Maybe you have heard or read the word “katsu” before.
In the world of Japanese food and cooking, it means a cutlet. It often means the food is breaded and deep-fried in oil until golden brown. If I may give you its examples, Tonkatsu (pork), Chicken katsu (chicken), Menchi katsu (a patty of ground beef) belong to it. But we have another word to describe breaded and deep-fried food as “Furai”. The examples are well known as Ebi Furai(shrimp), Kaki Furai(oysters) and Ika Furai(squid) etc. As you can easily imagine the word “Furai” comes from “to fry” (in this case deep-frying in oil) and it is a popular way of cooking in Japanese ordinary home cooking. You may like Korokke too. Korokke is also a very popular breaded and deep-fried food in Japan, it has so many variations but the most basic one consists of mashed potato with/without onion, ground beef, salt and pepper. All these deep-fried food are basically in the same category but it seems to me the term “katsu” applies when it is a flat piece of meat that is breaded and deep fried in oil. I have not heard words like “Pork Furai” or “Beef Furai” in Japan.
But then, here comes “Ebi Katsu”. Ebi means shrimps, so this is a Katsu of Shrimps. It is not a meat but we still call it a katsu. There is “Ebi Furai” as mentioned before, and what is the difference? I think it lies in the shape. The golden rule of “Ebi Furai” is that you have to be able to present it maintaining the nice form and shape of the shrimp. We make some incisions on the stomach side of the shrimp to avoid curling while frying and give effort to straighten the shrimp. It is all for the looks. An Ebi Furai without the red tail is not considered as a perfect Ebi Furai. It is just a fried shrimp, you may say so, but it is really what Ebi Furai is all about. As much as the juicy meat of shrimp, crisp coat of breadcrumbs, lemon juice and tartar sauce, the beautiful straight form of the shrimp and the red tail are the important factors for Ebi Furai!!
Well, I have talked so much about Ebi Furai, let me go back to Ebi Katsu….
So, I said the term Katsu applies when the deep fried meat is a flat one. There were some people who thought we can make a Katsu with shrimps if we cut them in to small pieces and put them together and make a flat patty. A hamburger chain “Lotteria” in Japan made a product called “Ebi Burger” in 1977 and it was the first burger with fried shrimp in the world. I remember that day, there were long lines of people in front of Lotteria to buy this. It became a big hit and it still is a popular menu not only in Lotteria but also made by other hamburger/fast food chains in Japan. (I wish I could have it in Norway too as we have good shrimps here, but I have never seen shrimp burger here in Norway) I thought it was a smart idea but personally I think it is much better to form it like a ball to keep the juicy meat of the shrimp that has been cut so small. It is out of the convenience of serving it as a burger that comes with a flat shrimp patty in between the buns, but when you make it I think it is better in a round ball shape. The heat penetrates in the ball much slower and indirectly and thus it keep the moist texture and juice inside the ball. And, it looks cute! Yap, all for the looks!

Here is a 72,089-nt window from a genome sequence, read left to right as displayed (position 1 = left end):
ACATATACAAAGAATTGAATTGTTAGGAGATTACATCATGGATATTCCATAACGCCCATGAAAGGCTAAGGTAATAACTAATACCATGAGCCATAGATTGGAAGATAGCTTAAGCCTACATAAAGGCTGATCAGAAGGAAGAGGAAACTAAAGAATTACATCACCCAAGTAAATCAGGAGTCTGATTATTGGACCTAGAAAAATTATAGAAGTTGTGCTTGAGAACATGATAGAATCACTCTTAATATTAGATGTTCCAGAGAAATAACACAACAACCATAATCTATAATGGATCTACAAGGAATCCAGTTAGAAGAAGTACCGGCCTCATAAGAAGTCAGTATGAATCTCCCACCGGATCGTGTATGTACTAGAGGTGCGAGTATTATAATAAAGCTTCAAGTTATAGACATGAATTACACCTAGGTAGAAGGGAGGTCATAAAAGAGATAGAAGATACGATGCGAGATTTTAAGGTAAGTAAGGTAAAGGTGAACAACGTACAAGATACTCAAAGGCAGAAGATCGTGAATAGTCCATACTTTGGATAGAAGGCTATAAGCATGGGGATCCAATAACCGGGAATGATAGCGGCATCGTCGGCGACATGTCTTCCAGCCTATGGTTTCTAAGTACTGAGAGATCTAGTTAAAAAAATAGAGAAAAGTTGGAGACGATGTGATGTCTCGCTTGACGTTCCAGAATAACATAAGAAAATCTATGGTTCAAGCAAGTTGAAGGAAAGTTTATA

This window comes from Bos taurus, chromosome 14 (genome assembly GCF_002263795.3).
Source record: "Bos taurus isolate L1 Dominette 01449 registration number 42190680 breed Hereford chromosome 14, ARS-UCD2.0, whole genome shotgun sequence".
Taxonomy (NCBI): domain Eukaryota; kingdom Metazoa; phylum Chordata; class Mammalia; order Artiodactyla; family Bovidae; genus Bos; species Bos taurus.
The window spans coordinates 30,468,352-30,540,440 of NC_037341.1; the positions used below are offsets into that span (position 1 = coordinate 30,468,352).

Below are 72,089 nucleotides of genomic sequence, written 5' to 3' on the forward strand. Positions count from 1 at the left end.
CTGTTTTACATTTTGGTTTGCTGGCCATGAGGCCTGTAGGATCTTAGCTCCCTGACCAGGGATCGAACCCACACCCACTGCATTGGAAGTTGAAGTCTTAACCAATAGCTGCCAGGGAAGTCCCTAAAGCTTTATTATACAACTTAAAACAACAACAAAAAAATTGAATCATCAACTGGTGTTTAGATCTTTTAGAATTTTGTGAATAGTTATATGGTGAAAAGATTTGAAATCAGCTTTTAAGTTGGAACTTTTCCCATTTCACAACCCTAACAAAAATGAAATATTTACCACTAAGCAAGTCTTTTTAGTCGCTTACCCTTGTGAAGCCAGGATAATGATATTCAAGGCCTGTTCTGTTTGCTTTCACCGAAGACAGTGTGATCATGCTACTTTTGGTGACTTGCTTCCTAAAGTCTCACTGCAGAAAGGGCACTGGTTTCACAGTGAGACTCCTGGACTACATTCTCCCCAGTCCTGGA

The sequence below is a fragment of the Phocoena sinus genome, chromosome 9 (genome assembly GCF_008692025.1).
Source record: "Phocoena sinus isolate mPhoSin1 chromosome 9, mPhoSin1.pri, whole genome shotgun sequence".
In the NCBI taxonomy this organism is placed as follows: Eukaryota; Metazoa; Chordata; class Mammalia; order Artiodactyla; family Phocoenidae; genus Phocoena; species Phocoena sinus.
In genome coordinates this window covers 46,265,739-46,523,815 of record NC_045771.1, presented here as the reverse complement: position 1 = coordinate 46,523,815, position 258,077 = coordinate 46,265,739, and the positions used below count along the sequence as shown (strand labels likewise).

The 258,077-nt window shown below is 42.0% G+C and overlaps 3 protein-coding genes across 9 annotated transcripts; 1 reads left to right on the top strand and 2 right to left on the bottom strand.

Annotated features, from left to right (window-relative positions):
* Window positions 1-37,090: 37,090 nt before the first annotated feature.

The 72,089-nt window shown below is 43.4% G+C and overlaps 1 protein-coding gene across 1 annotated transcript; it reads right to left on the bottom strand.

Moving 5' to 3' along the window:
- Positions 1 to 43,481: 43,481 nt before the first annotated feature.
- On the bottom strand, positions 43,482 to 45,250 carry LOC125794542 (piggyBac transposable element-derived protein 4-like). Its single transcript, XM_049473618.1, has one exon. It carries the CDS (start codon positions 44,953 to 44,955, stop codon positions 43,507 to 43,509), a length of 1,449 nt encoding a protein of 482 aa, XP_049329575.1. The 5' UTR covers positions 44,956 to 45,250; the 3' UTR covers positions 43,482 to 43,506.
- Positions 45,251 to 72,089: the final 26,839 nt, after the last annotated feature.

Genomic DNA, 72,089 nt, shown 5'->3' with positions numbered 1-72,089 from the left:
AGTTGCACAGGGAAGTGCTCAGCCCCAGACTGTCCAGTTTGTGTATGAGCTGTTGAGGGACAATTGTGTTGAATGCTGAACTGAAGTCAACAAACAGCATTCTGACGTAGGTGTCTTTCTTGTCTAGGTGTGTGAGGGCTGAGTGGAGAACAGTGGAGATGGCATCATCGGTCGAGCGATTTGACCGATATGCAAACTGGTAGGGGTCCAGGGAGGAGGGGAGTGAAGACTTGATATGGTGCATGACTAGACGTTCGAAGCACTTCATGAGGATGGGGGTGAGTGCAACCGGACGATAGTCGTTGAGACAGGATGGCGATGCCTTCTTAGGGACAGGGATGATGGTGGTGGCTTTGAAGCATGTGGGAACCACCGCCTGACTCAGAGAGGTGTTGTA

So here is the recipe :
Frozen shrimps (no head, with shell) 300g
10 green beans
1/2 red onion
flour, salt, pepper, mayonnaise
Flour, egg and panko for breading
Lemon, tartar sauce if you like
1. Boil lightly the green beans in a boiling water with salt.
Take them out of the pan and cool in the ice water. Cut into small pieces.
2. Cut red onion into small pieces.
3. Defrost the shrimps. Clean the shrimps by removing the shell and devine both on stomach
side and the back side. Put them in a bowl, add salt, mix and massage. Rinse with water.
Repeat this 2-3 times to clean the shrimps. Pat dry on kitchen paper. Cut them into small
pieces. It depends on the size of your shrimp, but I cut each shrimp nto 2 small pieces.
4. Put all the ingredients in a bowl together with 1 egg.
5. Mix with 1 table spoon of flour, salt and pepper. Mix well. The flour and egg should bind all
together (like you make a dough for Okonomiyaki). If you like mayonnaise, you can add it here.
Then the mayonnaise may loosen the dough a bit. If the dough became too loose, you can add
more flour. But don’t add too much, it will taste like a ball of flour!!
6. When your mixture is firm enough to form a ball, make 5 round balls. You can do it by using a
spoon or a round small bowl too. (I do it by hands)
7. Coat with flour, egg and panko.
8. Heat the oil to 160 ℃. Put the shrimp balls, 2 at a time. Deep fry them and cook them rather slowly. Patient, patient. Rotate them 360 degrees with 2 spoons. Don’t use chopsticks! (you do not want to prick any holes!)
9. It takes about 6-7 minutes to cook them through. Green beans are pre cooked and onions are ok, so it is really cook shrimps. At the last 1-2 minutes, you bring the heat up to 180℃ to give a good yummy golden brown color on them.
10. Drain well. Lemon juice or tartar sauce? it is up to you. Bon Appetit!